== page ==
Best of AP — Second Winner


AP out front with first word on death of country music queen Loretta Lynn

FILE - Country music great Loretta Lynn poses for a portrait in Nashville, Tenn., in September 2000. Lynn, the Kentucky coal miner’s daughter who became a pillar of country music, died Oct. 4 at her home in Hurricane Mills, Tenn. She was 90. (AP Photo / Christoper Berkey, File)


When Nashville Entertainment video journalist Kristin Hall broke the stunning news of Naomi Judd’s death earlier this year, a representative for Loretta Lynn saw how Hall and AP handled the Judd obituary. Lynn’s rep then reached out to Hall, asking about AP’s obituary process — and shared that Lynn was in poor health.

That early heads-up launched Hall into motion, pulling together text and video prep, and steadily working with editors to refine and polish it.

Word of the singer’s death came Tuesday and Hall was ready working quickly to confirm details and get the news out. The result: AP’s alert moved at 10:23 a.m. EDT followed by a complete 1000-word obituary less than a minute later long before other news outlets and giving the AP a lengthy beat on a high-profile celebrity death.

Hall’s work didn’t stop there. She worked throughout the day with colleagues to get visuals of memorials in both Los Angeles and Nashville. She also worked on a follow-up that she long envisioned as a strong companion piece — a detailed look at Lynn’s “The Pill” and how it had taken on greater resonance after Roe v. Wade was overturned.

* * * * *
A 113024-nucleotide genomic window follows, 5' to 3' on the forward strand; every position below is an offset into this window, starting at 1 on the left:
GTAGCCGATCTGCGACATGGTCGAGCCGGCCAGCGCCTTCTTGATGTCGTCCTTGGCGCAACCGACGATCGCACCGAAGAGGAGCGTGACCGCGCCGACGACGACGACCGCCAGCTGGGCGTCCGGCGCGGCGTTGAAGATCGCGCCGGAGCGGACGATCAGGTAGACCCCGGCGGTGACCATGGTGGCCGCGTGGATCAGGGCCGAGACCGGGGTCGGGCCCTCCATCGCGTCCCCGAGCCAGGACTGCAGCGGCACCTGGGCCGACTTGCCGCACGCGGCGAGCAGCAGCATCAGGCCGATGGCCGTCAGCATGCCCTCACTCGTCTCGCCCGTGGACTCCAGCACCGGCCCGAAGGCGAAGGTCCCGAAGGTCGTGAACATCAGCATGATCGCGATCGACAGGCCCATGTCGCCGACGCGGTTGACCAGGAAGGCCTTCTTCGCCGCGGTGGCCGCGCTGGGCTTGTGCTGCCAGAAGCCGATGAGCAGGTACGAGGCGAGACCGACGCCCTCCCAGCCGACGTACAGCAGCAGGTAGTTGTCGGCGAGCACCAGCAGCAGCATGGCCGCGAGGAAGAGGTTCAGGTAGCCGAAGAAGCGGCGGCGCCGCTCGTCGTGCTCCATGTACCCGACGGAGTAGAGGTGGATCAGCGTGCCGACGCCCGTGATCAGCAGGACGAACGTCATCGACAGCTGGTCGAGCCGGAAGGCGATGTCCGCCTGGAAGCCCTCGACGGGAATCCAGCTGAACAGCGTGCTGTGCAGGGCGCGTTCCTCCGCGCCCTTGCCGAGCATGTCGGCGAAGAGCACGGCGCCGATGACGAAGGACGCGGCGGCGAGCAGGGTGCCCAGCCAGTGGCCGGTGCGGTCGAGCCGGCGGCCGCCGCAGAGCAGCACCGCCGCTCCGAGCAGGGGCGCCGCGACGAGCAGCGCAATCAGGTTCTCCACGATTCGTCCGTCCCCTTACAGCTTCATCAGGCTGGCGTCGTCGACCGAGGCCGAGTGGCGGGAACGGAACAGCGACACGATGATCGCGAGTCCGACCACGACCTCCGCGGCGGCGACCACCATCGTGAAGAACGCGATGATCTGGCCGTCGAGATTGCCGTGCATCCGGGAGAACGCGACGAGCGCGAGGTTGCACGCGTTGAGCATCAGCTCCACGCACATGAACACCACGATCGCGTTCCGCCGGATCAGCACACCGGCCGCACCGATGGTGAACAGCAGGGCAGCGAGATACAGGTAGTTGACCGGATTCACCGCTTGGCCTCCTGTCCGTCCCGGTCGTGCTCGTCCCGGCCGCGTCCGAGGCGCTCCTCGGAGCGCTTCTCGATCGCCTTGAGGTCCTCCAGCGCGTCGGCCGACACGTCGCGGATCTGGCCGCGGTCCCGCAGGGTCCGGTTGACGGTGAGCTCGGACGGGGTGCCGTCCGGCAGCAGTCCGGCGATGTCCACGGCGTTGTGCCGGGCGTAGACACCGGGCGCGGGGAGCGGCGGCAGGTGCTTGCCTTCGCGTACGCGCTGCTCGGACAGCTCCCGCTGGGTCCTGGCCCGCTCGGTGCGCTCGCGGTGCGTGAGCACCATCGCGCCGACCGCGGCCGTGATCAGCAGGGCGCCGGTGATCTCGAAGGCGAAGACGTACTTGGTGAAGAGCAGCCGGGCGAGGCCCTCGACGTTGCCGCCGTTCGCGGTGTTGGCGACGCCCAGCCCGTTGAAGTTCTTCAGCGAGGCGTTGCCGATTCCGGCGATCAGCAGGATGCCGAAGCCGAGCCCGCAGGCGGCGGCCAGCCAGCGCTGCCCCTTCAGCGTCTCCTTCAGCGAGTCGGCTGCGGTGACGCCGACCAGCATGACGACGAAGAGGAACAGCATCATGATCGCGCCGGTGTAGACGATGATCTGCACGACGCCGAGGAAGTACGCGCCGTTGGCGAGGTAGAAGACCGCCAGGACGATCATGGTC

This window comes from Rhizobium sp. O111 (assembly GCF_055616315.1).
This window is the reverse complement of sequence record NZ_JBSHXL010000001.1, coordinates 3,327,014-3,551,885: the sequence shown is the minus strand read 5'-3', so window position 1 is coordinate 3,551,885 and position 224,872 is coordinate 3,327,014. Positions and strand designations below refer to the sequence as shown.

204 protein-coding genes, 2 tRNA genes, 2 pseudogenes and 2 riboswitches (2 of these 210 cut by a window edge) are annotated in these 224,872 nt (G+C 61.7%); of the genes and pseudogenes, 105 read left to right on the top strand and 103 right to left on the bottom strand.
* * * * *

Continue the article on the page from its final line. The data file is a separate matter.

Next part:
Hall put AP well out front. Several trade sites needed 20 minutes or more to post obits and it was nearly an hour before a major music industry publication pushed its own obit to online readers. By then readers were flocking to the obit on AP News as well as on customer and member sites. The New York Times and Hollywood Reporter were among the dozens of outlets crediting AP and when The Washington Post ran the AP obit online — with Hall’s byline — it was the No. 4 most-read on their site. The scoop was immortalized on Wikipedia which cited Hall’s story as confirmation that the woman behind songs such as “You Ain’t Woman Enough” and “Coal Miner’s Daughter ” was indeed dead.

The obituary was AP’s most widely read story of the week and the video the most-used Entertainment video story of the week.

For outstanding sourcing and preparation that allowed AP to lead the pack on a highly competitive story Hall is AP’s Best of the Week — Second Winner.

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